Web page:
That impressive contribution was part of a superb kicking game from Sexton. Clearing out of Racing’s 22, the outhalf managed to get thumping distance on his touch-finders, admittedly aided by a breeze. Sexton’s contact with the ball was superb and it was encouraging to see him striking spirals with such confidence.

In defence, Sexton was solid, although he did make an error for Brive’s try. After Racing had been split up the middle, they managed to scramble and get themselves into a decent defensive position in their own 22. When Brive moved the ball wide to the left, Sexton, the last defender, shot out of the line but failed to take man and ball. That allowed lock Julien Ledevedec to get in behind Sexton and give the scoring pass to winger Elia Radikedike. While it was not an ideal defensive position to be in, Sexton could have done better.


Click to enlarge. Top left) Brive move the ball out to the left and Sexton shoots up. Top right) Sexton buys Ledevedec’s dummy and doesn’t go for the hit. Bottom left) Ledevedec gets in behind Sexton and draws Szarzewski. Bottom right) The lock passes for Radikedike to run in unopposed.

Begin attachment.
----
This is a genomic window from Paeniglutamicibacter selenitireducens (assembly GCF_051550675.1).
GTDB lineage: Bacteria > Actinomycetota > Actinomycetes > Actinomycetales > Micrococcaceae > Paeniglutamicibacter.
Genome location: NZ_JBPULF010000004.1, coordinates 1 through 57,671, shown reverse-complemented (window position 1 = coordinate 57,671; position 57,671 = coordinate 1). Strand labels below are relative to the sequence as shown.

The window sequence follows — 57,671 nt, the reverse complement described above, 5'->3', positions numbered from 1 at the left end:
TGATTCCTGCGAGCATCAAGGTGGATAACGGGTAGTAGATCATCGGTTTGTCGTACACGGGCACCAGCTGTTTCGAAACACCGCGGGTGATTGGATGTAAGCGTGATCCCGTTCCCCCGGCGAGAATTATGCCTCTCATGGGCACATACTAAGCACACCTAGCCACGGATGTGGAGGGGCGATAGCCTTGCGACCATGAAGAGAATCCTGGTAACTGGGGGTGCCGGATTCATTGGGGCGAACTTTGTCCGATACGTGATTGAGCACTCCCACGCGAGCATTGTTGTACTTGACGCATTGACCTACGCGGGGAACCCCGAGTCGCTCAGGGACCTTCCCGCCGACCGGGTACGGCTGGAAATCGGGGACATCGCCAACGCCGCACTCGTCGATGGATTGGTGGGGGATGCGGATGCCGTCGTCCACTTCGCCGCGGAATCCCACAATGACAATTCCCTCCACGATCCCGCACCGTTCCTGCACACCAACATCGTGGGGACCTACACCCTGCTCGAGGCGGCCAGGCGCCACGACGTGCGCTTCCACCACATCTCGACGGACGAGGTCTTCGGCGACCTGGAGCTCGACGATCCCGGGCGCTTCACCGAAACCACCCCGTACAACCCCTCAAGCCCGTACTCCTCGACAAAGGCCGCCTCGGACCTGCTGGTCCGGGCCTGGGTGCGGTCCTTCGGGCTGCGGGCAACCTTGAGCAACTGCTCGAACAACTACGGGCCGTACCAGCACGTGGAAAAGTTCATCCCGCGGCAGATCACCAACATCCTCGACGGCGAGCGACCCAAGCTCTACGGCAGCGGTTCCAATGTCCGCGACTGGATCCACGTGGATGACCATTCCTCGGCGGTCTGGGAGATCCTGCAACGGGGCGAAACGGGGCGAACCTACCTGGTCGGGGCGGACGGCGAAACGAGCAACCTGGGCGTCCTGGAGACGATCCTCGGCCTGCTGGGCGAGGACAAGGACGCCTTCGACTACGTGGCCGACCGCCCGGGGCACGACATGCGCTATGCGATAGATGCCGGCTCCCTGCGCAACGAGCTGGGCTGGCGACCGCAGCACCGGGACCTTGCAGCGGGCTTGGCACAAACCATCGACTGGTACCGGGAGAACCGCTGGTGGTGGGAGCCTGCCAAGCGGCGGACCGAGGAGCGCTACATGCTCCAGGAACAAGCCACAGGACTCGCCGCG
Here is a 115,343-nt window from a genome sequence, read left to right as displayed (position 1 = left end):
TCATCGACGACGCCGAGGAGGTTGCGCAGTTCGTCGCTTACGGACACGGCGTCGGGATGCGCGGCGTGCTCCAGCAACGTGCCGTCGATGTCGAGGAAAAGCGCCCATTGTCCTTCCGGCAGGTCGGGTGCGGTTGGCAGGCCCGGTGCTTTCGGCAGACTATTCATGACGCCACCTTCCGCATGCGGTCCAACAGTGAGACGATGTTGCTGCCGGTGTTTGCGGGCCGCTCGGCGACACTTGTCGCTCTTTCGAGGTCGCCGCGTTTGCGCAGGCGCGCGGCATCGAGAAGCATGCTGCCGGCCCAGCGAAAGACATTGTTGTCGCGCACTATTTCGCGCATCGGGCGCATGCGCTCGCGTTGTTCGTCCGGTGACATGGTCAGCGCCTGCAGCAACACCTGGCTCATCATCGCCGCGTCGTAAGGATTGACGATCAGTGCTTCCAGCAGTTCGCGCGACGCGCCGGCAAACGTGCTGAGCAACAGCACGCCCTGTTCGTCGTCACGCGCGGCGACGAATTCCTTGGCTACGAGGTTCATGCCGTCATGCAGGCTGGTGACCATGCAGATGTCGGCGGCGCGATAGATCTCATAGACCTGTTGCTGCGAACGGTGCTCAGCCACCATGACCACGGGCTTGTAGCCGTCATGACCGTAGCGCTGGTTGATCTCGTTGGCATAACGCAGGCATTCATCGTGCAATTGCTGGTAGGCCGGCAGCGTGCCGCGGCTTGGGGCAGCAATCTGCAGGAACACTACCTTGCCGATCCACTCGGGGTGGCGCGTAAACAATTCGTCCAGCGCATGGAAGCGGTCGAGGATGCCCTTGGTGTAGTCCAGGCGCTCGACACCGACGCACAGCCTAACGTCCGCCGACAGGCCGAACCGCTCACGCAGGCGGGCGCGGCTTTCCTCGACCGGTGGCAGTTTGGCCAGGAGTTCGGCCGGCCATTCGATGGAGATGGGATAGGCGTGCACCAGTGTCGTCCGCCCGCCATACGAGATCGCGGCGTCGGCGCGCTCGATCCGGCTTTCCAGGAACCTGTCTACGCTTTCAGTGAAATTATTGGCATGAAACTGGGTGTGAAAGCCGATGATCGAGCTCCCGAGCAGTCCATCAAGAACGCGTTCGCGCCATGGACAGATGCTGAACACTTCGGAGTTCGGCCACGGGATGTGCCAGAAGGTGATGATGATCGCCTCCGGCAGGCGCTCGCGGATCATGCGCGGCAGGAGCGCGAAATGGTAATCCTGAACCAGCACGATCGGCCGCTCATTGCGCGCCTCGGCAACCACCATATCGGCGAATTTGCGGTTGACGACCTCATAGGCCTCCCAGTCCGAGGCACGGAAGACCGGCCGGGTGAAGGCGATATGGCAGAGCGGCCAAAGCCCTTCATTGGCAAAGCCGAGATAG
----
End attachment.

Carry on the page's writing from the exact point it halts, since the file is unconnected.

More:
Saturday wasn’t Sexton’s best day from the tee. Three from six won’t have been satisfactory for the outhalf, who demands so much of himself. The three missed kicks were certainly within his usual capabilities. After converting Lepeyre’s try from under the posts and then scoring from a penalty in a similar position, Sexton missed two penalties before half time. The first was from 45 metres out but directly in front of the uprights, while the second was 10 metres closer but at a similar angle.

In the 50th minute, Sexton converted an easy effort from underneath the sticks but two minutes later missed with a 40 metre effort, once again from a central position. That was the Irishman’s last major contribution to the game as he was replaced by Jonathan Wisniewski five minutes later. Racing’s reliable French outhalf kicked two penalties from two to close out the win for Racing in what was a poor spectacle overall.

There were many encouraging aspects to Jonny Sexton’s first game in a Racing shirt, but he will need to take every single point on offer against Toulon on Friday night.

Top 14 Preview: Brive

logo_twitterThe History